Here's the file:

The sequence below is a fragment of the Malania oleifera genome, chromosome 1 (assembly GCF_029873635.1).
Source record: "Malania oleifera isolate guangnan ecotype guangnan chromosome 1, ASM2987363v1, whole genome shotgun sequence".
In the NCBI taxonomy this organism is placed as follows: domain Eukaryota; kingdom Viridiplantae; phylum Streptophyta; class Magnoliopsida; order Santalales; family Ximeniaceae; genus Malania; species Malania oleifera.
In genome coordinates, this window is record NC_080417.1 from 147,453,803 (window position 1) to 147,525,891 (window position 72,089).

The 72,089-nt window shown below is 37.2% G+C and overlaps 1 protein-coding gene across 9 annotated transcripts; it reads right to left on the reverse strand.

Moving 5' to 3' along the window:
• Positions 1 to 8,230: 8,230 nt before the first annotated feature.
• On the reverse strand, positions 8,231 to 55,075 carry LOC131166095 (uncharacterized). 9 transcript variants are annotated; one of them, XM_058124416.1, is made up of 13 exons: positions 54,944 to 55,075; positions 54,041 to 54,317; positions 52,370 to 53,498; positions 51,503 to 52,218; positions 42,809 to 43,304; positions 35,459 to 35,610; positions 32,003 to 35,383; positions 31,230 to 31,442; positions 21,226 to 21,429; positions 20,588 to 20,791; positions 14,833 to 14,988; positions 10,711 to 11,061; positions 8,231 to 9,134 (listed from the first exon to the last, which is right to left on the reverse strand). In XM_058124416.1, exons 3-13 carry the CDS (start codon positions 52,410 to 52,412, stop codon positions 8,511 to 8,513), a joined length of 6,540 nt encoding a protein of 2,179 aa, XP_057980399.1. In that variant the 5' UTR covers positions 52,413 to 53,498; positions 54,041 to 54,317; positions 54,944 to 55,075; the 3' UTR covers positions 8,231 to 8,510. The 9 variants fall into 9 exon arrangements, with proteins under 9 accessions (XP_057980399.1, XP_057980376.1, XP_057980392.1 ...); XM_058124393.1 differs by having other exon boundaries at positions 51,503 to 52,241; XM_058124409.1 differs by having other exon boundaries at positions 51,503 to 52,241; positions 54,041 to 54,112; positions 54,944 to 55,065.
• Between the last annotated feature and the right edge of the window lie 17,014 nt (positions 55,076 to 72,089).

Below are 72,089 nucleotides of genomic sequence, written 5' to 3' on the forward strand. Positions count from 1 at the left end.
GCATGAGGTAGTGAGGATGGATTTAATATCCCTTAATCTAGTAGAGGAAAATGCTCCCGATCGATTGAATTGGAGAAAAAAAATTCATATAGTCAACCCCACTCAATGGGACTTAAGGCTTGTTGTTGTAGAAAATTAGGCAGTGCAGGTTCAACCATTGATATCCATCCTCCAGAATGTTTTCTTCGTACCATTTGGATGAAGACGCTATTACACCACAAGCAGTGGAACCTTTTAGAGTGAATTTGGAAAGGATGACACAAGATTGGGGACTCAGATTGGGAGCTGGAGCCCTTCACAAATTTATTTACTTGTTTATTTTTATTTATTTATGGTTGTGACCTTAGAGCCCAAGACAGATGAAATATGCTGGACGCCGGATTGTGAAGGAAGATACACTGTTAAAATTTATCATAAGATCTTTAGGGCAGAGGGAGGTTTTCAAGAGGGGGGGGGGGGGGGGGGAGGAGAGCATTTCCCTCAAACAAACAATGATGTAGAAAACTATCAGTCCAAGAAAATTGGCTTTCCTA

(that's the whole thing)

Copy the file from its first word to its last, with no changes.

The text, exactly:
The sequence below is a fragment of the Malania oleifera genome, chromosome 1 (assembly GCF_029873635.1).
Source record: "Malania oleifera isolate guangnan ecotype guangnan chromosome 1, ASM2987363v1, whole genome shotgun sequence".
In the NCBI taxonomy this organism is placed as follows: domain Eukaryota; kingdom Viridiplantae; phylum Streptophyta; class Magnoliopsida; order Santalales; family Ximeniaceae; genus Malania; species Malania oleifera.
In genome coordinates, this window is record NC_080417.1 from 147,453,803 (window position 1) to 147,525,891 (window position 72,089).

The 72,089-nt window shown below is 37.2% G+C and overlaps 1 protein-coding gene across 9 annotated transcripts; it reads right to left on the reverse strand.

Moving 5' to 3' along the window:
• Positions 1 to 8,230: 8,230 nt before the first annotated feature.
• On the reverse strand, positions 8,231 to 55,075 carry LOC131166095 (uncharacterized). 9 transcript variants are annotated; one of them, XM_058124416.1, is made up of 13 exons: positions 54,944 to 55,075; positions 54,041 to 54,317; positions 52,370 to 53,498; positions 51,503 to 52,218; positions 42,809 to 43,304; positions 35,459 to 35,610; positions 32,003 to 35,383; positions 31,230 to 31,442; positions 21,226 to 21,429; positions 20,588 to 20,791; positions 14,833 to 14,988; positions 10,711 to 11,061; positions 8,231 to 9,134 (listed from the first exon to the last, which is right to left on the reverse strand). In XM_058124416.1, exons 3-13 carry the CDS (start codon positions 52,410 to 52,412, stop codon positions 8,511 to 8,513), a joined length of 6,540 nt encoding a protein of 2,179 aa, XP_057980399.1. In that variant the 5' UTR covers positions 52,413 to 53,498; positions 54,041 to 54,317; positions 54,944 to 55,075; the 3' UTR covers positions 8,231 to 8,510. The 9 variants fall into 9 exon arrangements, with proteins under 9 accessions (XP_057980399.1, XP_057980376.1, XP_057980392.1 ...); XM_058124393.1 differs by having other exon boundaries at positions 51,503 to 52,241; XM_058124409.1 differs by having other exon boundaries at positions 51,503 to 52,241; positions 54,041 to 54,112; positions 54,944 to 55,065.
• Between the last annotated feature and the right edge of the window lie 17,014 nt (positions 55,076 to 72,089).

Below are 72,089 nucleotides of genomic sequence, written 5' to 3' on the forward strand. Positions count from 1 at the left end.
GCATGAGGTAGTGAGGATGGATTTAATATCCCTTAATCTAGTAGAGGAAAATGCTCCCGATCGATTGAATTGGAGAAAAAAAATTCATATAGTCAACCCCACTCAATGGGACTTAAGGCTTGTTGTTGTAGAAAATTAGGCAGTGCAGGTTCAACCATTGATATCCATCCTCCAGAATGTTTTCTTCGTACCATTTGGATGAAGACGCTATTACACCACAAGCAGTGGAACCTTTTAGAGTGAATTTGGAAAGGATGACACAAGATTGGGGACTCAGATTGGGAGCTGGAGCCCTTCACAAATTTATTTACTTGTTTATTTTTATTTATTTATGGTTGTGACCTTAGAGCCCAAGACAGATGAAATATGCTGGACGCCGGATTGTGAAGGAAGATACACTGTTAAAATTTATCATAAGATCTTTAGGGCAGAGGGAGGTTTTCAAGAGGGGGGGGGGGGGGGGGGAGGAGAGCATTTCCCTCAAACAAACAATGATGTAGAAAACTATCAGTCCAAGAAAATTGGCTTTCCTA